DUMEZ (NIG) LTD VS NWAKAOBA & ORS. (2009) 12 S.C.M. (PT 2) 504 at 517 – 518 where the Supreme Court held that:- “It is both fundamental and elementary principle in the determination of actions before a court or tribunal, that the adjudicating body is bound to limit itself to the claims before it. A court may indeed make incidental orders which flow naturally from the relief claimed. However a court has no power and is not under any circumstances entitled to award a relief not claimed by the party in the writ of summons and the statement of claim.”
As rightly submitted by the Petitioners, the reliefs in this Petition, which I have reproduced at the beginning of this judgment, are undoubtedly sought in the alternative. The settled law is that reliefs can be sought in the alternative and where so sought by a party, he is at liberty to plead conflicting facts in line with the alternative reliefs he has sought. In ADIGHIJE V NWAOGU & ORS (2010) 12 NWLR (Pt. 1209) 419 at 545, paras. E G; (2010) LPELR-4941(CA) at pages 14 – 16, paras. E G, this Court, per Ogunwumiju, JCA (as he then was, now JSC), held that: “…in civil litigation and indeed in election matters, a party can make two seemingly contradictory pleadings leading to two different heads of claim. That is why a petitioner can claim that the election be annulled for reason of substantial non-compliance and in the same breath claim that he won the election by a majority of lawful notes. A petitioner may plead the same set of facts to ground alternative reliefs. Those pleadings are not ipso facto held to be self-contradictory. The Court can only grant one relief as the party must decide which relief is best supported by the evidence on record.” See also: METAL CONSTRUCTION (W.A.) LTD v ABODERIN (1998) LPELR 1868(SC) at pages 26, paras. C E.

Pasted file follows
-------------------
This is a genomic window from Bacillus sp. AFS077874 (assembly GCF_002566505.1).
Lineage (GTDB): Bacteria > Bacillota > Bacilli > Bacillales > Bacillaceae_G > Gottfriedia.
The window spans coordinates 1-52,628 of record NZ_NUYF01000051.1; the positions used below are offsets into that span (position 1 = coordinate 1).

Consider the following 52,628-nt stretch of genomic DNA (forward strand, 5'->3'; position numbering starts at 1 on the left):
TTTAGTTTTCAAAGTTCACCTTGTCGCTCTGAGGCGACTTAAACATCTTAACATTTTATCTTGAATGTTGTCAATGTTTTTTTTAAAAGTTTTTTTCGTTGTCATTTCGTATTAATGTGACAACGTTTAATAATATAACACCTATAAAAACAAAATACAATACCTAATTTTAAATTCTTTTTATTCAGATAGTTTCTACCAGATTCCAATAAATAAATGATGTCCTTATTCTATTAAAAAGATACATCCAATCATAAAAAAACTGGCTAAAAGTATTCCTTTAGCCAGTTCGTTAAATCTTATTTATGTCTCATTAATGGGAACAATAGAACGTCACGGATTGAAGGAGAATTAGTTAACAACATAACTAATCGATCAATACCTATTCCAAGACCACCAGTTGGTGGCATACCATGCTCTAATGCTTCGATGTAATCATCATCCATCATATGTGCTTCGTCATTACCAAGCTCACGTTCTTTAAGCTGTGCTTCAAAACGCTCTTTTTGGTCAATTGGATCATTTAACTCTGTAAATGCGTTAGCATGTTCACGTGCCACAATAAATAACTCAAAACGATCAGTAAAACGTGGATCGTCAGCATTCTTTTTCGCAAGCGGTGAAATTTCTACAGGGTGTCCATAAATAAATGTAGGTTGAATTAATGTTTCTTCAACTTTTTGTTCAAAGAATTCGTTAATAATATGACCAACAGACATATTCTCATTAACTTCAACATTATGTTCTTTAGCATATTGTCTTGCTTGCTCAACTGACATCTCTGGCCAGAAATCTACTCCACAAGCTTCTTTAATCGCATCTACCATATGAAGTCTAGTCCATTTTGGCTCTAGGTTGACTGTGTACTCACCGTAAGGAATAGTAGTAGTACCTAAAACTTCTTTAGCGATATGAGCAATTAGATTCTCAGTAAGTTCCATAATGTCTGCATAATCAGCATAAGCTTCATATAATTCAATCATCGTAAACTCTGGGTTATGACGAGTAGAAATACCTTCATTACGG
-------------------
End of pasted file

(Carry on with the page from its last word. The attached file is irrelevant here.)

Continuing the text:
— H.S. Tsammani, JCA. Peter Obi & Anor. v INEC & Ors. (2023) – CA/PEPC/03/2023